The stages of becoming a lawyer

Some people are destined to be lawyers from a very young age. They show all the signs that law is the career for them. They love a well thought through argument. They have A grade communication skills. They are hardworking and well-liked by all they meet, and they are resilient, stopping at nothing to achieve what they want to do. They have always liked law since they can remember, always choosing the crime dramas on TV, the true crime podcasts and the books about criminals and their crimes. This was the only thing they truly loved so following a career in law was the thing that they were going to do. When someone wants to hire one of criminal lawyers based in Sydney, you can be one of the top picks if you’re good with your chosen career.

However, as they reached the age when they had to decide what course they wanted to do in university, they realised they weren’t sure how to actually go about having the career they wanted. They had worked hard all the way through school, knowing that was the first part of the battle but they weren’t sure what came next, after picking a university course to do with law. They wanted to do something involved with criminal law and needed to find out how to maximise their chances of finding themselves in this field.


If this sounds like this could be you in a few months or years read on and you will learn the pathway to becoming a lawyer.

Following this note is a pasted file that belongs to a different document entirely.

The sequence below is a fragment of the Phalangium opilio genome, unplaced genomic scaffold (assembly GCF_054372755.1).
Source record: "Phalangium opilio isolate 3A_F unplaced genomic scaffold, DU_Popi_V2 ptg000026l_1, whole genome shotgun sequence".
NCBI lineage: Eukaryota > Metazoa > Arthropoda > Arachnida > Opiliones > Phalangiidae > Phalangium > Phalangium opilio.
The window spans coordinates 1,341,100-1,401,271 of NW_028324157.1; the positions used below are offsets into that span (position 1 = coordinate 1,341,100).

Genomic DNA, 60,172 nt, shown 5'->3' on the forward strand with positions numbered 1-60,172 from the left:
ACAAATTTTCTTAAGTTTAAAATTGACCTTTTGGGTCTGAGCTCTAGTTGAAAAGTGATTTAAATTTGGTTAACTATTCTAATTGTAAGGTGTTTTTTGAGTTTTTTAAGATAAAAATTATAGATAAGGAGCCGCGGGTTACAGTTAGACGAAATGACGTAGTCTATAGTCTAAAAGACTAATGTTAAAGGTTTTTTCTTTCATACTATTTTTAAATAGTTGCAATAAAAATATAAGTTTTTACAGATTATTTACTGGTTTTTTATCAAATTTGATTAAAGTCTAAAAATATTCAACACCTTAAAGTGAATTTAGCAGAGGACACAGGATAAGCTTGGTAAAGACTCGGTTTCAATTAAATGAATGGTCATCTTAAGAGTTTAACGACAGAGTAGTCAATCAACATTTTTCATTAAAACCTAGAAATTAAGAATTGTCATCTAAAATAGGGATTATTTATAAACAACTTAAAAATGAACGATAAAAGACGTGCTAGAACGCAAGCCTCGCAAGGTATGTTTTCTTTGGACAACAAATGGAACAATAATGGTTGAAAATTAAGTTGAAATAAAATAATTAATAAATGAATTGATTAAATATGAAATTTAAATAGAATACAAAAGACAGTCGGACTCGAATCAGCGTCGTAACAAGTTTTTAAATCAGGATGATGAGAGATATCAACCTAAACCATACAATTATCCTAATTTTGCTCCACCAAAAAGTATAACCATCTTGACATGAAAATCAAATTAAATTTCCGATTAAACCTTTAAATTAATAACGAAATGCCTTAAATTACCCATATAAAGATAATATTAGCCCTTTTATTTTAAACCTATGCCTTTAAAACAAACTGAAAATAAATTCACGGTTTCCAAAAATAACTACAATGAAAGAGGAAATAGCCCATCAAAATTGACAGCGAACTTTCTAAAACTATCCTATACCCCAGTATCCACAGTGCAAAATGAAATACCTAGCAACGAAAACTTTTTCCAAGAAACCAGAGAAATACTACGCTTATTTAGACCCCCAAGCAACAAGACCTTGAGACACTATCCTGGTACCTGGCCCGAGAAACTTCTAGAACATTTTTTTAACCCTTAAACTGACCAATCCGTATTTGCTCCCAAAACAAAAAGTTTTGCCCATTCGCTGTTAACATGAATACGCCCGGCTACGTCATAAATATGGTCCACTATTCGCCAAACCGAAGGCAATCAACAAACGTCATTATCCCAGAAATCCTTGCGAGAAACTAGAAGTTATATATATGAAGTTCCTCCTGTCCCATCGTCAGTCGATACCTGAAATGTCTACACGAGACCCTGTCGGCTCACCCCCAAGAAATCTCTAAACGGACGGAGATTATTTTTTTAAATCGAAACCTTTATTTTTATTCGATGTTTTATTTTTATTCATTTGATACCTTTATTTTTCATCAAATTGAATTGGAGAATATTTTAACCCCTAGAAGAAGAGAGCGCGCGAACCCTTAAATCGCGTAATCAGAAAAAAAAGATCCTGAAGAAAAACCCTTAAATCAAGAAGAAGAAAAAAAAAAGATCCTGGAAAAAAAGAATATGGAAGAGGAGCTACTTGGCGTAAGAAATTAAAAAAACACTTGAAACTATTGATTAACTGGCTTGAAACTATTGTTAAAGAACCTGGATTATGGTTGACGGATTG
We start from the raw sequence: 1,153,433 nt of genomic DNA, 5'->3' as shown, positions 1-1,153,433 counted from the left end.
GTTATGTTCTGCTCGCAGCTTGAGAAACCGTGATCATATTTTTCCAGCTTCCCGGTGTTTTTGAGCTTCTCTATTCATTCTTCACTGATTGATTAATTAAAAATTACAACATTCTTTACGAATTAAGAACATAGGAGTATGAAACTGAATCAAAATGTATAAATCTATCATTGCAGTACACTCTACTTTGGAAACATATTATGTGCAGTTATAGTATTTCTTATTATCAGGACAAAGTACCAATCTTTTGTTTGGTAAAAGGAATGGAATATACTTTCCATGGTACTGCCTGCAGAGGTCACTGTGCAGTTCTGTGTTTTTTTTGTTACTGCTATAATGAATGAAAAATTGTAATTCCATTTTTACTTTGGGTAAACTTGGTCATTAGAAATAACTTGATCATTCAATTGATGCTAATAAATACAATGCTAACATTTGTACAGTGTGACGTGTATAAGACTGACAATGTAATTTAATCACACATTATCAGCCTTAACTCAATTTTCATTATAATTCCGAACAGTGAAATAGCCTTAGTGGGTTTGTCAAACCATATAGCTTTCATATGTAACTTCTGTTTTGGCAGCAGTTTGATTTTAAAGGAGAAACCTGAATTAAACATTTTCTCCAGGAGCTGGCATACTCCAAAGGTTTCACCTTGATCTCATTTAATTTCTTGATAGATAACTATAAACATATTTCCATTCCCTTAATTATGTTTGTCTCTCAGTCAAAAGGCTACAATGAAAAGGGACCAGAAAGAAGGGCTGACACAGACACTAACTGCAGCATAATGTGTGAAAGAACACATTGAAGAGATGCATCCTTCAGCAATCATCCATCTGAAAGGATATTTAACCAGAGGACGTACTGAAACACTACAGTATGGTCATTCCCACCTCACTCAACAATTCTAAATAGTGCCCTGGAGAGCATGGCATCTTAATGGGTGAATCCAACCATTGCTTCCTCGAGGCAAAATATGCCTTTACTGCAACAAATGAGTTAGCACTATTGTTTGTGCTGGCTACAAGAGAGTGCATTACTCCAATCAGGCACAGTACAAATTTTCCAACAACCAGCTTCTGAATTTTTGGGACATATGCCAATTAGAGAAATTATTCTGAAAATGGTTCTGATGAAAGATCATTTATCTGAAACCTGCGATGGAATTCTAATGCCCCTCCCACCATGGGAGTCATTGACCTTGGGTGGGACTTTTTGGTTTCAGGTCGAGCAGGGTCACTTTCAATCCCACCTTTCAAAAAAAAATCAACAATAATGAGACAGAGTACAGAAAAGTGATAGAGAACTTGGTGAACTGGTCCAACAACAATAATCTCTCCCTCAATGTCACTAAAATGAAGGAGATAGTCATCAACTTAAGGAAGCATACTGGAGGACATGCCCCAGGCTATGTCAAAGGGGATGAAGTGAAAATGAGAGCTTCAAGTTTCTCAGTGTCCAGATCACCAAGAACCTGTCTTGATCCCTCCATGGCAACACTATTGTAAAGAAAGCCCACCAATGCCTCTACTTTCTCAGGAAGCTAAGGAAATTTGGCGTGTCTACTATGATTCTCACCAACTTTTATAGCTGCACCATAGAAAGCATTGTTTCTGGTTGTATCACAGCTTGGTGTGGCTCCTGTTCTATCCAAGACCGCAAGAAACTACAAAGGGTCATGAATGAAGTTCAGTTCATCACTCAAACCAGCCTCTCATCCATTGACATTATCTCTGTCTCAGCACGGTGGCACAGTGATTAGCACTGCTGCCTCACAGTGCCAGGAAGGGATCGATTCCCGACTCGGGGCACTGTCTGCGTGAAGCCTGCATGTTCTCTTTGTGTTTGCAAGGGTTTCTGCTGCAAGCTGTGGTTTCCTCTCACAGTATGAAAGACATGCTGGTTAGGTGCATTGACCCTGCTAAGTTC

First things first, complete a law degree. Easy, right? Do well enough at school first and you should find yourself with a place in a law course with minimum of fuss. When you get there, you will need to pass modules in 11 key areas including administrative law, company law, evidence, torts, professional conduct and property both real and personal.

The subjects you do can range from law school to law school as you will be required to do different elective courses in each one. Having completed the degree, with ease most probably, you will have 5 years to complete the next stage of your development which will be practical legal training, or PLT.

You will need to do your PLT at the end of your university course, whether it be a Bachelor of Law or something equivalent. The Law Admissions Consultative Committee (LACC) have set in place qualifying procedures whereby prospective lawyers must complete another set of exams, as they see undergraduate courses as purely as a means to gain a theoretical understanding of the law.

According to Papa Hughes, the PLT aspect of learning develops practical knowhow for students which they will be able to put into practice in real situations as a lawyer. Students will learn a combination of different skills from a variety of sources including studying different subjects, working in a firm or organisation while also being shown the ropes by an approved senior practitioner.

The final part of the test may be the hardest for some. Having completed the other two sections doesn’t exactly guarantee that you should pass the final test, that of being a fit and proper person. There is a bit of a grey area when it comes to this section of the testing as if you weren’t a fit or proper person it may give you a better chance of passing it. It is all to test a candidate’s ethics and whether they have good moral character, a subjective test if ever there was one. What shows good morality can differ from person to person. You do have a duty to disclose any instances in the past when you may not have performed under the right conduct, and which therefore may show you as someone who is not a fit and proper person.

The road to qualification will not be easy, but it will be worth it.